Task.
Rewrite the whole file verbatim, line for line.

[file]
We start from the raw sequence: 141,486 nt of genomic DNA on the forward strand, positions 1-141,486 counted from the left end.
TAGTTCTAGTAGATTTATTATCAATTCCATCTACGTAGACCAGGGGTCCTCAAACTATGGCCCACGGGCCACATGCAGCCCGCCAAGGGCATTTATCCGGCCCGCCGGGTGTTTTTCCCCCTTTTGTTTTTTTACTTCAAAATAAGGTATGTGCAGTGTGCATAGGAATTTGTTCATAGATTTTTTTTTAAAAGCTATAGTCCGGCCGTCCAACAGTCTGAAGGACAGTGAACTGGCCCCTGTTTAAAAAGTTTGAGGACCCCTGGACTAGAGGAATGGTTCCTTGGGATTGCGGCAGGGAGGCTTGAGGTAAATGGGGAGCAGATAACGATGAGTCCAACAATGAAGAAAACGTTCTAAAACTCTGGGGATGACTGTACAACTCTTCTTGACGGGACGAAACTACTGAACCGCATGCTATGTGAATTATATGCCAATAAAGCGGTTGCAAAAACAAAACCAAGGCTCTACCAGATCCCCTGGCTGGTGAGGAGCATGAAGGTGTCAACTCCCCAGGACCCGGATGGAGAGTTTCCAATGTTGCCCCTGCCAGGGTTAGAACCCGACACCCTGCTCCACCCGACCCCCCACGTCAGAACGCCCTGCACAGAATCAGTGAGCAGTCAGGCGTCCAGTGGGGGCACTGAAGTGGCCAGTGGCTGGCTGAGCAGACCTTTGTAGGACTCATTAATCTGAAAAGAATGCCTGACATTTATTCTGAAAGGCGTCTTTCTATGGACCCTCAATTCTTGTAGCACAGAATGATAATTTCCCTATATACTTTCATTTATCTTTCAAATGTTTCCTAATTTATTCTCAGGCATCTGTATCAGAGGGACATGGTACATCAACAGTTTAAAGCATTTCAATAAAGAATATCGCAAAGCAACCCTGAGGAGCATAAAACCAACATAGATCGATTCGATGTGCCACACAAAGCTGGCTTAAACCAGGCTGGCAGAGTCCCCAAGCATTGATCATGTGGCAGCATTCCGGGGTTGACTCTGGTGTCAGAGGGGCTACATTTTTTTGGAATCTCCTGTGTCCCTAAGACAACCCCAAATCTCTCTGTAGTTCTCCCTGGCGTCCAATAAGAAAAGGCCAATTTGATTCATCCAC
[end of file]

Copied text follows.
We start from the raw sequence: 141,486 nt of genomic DNA on the forward strand, positions 1-141,486 counted from the left end.
TAGTTCTAGTAGATTTATTATCAATTCCATCTACGTAGACCAGGGGTCCTCAAACTATGGCCCACGGGCCACATGCAGCCCGCCAAGGGCATTTATCCGGCCCGCCGGGTGTTTTTCCCCCTTTTGTTTTTTTACTTCAAAATAAGGTATGTGCAGTGTGCATAGGAATTTGTTCATAGATTTTTTTTTAAAAGCTATAGTCCGGCCGTCCAACAGTCTGAAGGACAGTGAACTGGCCCCTGTTTAAAAAGTTTGAGGACCCCTGGACTAGAGGAATGGTTCCTTGGGATTGCGGCAGGGAGGCTTGAGGTAAATGGGGAGCAGATAACGATGAGTCCAACAATGAAGAAAACGTTCTAAAACTCTGGGGATGACTGTACAACTCTTCTTGACGGGACGAAACTACTGAACCGCATGCTATGTGAATTATATGCCAATAAAGCGGTTGCAAAAACAAAACCAAGGCTCTACCAGATCCCCTGGCTGGTGAGGAGCATGAAGGTGTCAACTCCCCAGGACCCGGATGGAGAGTTTCCAATGTTGCCCCTGCCAGGGTTAGAACCCGACACCCTGCTCCACCCGACCCCCCACGTCAGAACGCCCTGCACAGAATCAGTGAGCAGTCAGGCGTCCAGTGGGGGCACTGAAGTGGCCAGTGGCTGGCTGAGCAGACCTTTGTAGGACTCATTAATCTGAAAAGAATGCCTGACATTTATTCTGAAAGGCGTCTTTCTATGGACCCTCAATTCTTGTAGCACAGAATGATAATTTCCCTATATACTTTCATTTATCTTTCAAATGTTTCCTAATTTATTCTCAGGCATCTGTATCAGAGGGACATGGTACATCAACAGTTTAAAGCATTTCAATAAAGAATATCGCAAAGCAACCCTGAGGAGCATAAAACCAACATAGATCGATTCGATGTGCCACACAAAGCTGGCTTAAACCAGGCTGGCAGAGTCCCCAAGCATTGATCATGTGGCAGCATTCCGGGGTTGACTCTGGTGTCAGAGGGGCTACATTTTTTTGGAATCTCCTGTGTCCCTAAGACAACCCCAAATCTCTCTGTAGTTCTCCCTGGCGTCCAATAAGAAAAGGCCAATTTGATTCATCCAC